Private equity fund investments tend to be relatively illiquid, meaning the investment cannot be readily converted to cash. Lock-ups established in the offering memorandum may impose a heavy penalty on investors seeking an early exit – if such redemptions are allowed at all. As such, private equity funds may introduce risk to a portfolio by limiting its ability to pivot or seize upon new opportunities.

Limited Regulation

Private equity funds are not subject to the same types of oversight as a mutual fund or publicly-traded companies. As such, investing in one requires extensive due diligence to avoid bad-faith actors. It also means investors should pay close attention to reporting provided by the fund to monitor its adherence to the offering memorandum terms.

Interest Rates

As PE funds often borrow money to increase the risk capital at their disposal, interest rates and the lending climate have an outsized impact on their ability to perform. If interest rates are high, borrowing capital becomes more expensive and difficult to secure. With a lower amount of assets available to invest, they may not be able to afford high potential allocations or move quickly enough to make one.

Market Volatility

One can argue that private equity fund investments are “safer” than investing in a traditional hedge fund. Instead of frequent, risky trading subject to market volatility, capital is carefully and deliberately deployed. Fund sponsors may have far more influence over the target companies in their portfolio, too, offering theoretically stronger control over performance.

But a private equity fund’s target companies will not be immune to macroeconomic trends. Issues like supply chain disruptions or significant market downturns may directly impact a target company’s performance and ultimate survival. 

The timing, relevance to a target company, and severity of such influences are largely unpredictable. So while private equity funds may not face the same types of volatility that hedge funds navigate regularly, they still need to weather big-picture storms.

The State of Private Equity Today

Investors interested in private equity funds will find no shortage of options. SEC Chair Gary Gensler testified in Congress in 2021 that there are more than 18,000 private equity funds exist funds on the market – a 58% increase over five years.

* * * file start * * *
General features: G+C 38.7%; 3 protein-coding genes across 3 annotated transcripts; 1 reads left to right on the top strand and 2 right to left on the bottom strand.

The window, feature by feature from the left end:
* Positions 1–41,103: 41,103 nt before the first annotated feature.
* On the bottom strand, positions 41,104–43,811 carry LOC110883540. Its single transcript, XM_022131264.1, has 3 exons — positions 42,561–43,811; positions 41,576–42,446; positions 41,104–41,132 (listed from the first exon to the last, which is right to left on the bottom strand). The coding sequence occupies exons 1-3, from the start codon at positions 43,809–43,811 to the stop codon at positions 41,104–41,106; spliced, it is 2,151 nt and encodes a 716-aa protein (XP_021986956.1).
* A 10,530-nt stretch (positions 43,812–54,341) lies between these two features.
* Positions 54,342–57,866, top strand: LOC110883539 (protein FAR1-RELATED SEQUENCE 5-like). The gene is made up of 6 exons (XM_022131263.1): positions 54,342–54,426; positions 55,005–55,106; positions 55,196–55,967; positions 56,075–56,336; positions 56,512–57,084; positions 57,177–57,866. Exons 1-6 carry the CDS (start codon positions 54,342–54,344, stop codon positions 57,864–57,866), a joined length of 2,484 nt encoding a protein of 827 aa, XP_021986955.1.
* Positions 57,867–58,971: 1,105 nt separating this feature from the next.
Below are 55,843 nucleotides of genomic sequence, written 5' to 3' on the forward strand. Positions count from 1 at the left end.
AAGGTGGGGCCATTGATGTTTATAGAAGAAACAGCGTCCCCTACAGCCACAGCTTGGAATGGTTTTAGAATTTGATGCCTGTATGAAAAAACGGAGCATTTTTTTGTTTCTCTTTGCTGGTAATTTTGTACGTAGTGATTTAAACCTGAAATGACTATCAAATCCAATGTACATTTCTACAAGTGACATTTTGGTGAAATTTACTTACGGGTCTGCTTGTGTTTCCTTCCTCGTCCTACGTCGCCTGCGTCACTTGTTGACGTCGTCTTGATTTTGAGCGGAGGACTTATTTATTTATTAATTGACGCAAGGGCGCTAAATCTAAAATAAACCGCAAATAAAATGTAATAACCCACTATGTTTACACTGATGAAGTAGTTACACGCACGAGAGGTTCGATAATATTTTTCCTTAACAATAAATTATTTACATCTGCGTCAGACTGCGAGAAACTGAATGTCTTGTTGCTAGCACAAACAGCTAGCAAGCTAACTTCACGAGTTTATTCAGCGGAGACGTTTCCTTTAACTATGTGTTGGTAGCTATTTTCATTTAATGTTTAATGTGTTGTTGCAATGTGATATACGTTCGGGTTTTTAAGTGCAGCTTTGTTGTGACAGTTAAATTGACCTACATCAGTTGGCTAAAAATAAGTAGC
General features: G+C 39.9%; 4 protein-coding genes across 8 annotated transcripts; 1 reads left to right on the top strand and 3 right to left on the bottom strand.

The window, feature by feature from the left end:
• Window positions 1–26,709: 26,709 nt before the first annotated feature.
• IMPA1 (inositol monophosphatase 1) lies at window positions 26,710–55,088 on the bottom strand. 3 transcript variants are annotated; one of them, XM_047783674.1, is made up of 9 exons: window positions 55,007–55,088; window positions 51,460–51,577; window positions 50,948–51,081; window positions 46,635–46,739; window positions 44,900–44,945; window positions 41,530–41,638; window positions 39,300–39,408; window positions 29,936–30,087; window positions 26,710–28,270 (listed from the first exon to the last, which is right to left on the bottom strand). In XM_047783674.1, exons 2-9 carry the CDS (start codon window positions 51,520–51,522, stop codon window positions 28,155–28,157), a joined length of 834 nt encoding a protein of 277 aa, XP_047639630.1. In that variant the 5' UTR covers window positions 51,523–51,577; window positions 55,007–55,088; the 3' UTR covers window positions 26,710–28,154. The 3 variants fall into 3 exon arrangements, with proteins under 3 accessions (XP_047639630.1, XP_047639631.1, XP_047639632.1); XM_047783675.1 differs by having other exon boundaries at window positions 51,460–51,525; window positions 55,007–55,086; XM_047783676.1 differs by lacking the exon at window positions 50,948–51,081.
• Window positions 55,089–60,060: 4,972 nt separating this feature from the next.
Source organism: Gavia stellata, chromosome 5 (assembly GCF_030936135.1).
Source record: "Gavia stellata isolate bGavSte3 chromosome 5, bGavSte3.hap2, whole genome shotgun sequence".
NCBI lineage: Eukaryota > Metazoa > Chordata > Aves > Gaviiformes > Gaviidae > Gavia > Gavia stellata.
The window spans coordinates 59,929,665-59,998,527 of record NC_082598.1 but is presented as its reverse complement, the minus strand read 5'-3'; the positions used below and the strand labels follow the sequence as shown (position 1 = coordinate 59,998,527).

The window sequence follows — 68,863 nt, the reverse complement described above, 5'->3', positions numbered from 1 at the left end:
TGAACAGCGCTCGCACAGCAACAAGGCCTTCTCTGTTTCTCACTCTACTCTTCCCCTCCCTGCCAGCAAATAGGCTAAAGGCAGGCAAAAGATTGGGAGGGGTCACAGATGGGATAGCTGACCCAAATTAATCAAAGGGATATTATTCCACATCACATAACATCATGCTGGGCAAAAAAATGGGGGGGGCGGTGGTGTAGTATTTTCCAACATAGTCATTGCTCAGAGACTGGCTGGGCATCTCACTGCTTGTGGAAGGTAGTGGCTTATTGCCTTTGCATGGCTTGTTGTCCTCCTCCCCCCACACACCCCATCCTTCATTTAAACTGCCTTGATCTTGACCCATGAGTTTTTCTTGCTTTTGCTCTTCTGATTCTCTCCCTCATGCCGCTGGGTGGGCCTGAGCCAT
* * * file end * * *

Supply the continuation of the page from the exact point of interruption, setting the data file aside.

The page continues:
More recent figures are harder to pin down, but assets under management (AUM) in private equity reached $7.2 trillion in 2022. Following 2021 record highs in AUM, private equity did see outflows in the latter half of last year. Even so, experts predict the market will balloon to more than $18 trillion by 2027

Private equity sponsors will not necessarily deploy these assets, though. Market uncertainty, recession fears, and higher interest rates have led to more conservative positioning in many funds. By the end of 2022, funds were sitting on a record $1.96 trillion in “dry powder” – or the total capital and relatively liquid assets available for use by the fund. 

Even with 2022 outflows and a slower pace of dealmaking, private equity remains popular among investors.With inflation wreaking havoc on more traditional investment portfolios, alternatives appeal to investors who can access them – and for good reason. 

According to a study from the Chartered Alternative Investment Analyst Association (CAIA), private equity between 2000 and 2021 delivered twice the 10-year returns of the stock market. They also beat out stocks in terms of volatility. The annualized standard deviation in returns over those 21 years came in at 16.1% compared to 17.1% in stocks.

Is a Private Equity Fund Right for You?

Whether or not investing in a private equity fund makes sense for an investor depends on a variety of factors. Investors should ask themselves:

  • Can I afford it? 
  • How will it function in my portfolio? 
  • Will the lack of liquidity compromise my personal investment strategy? 
  • How’s my risk tolerance?

The answers to these questions and more will help you make smart decisions regarding private equity fund investments. As always, we encourage thorough due diligence and consulting with a professional before taking the leap.


If you’re interested in hearing more about private equity, our Due Diligence Before Investing webinar is an excellent place to start. Want to learn more about other distinctive investments? You may find the following webinars interesting:

For more information about our on-demand webinar series, click here.


This is an updated version of an article from 2019. ©2023. DailyDACTM, LLC d/b/a/ Financial PoiseTM. This article is subject to the disclaimers found here.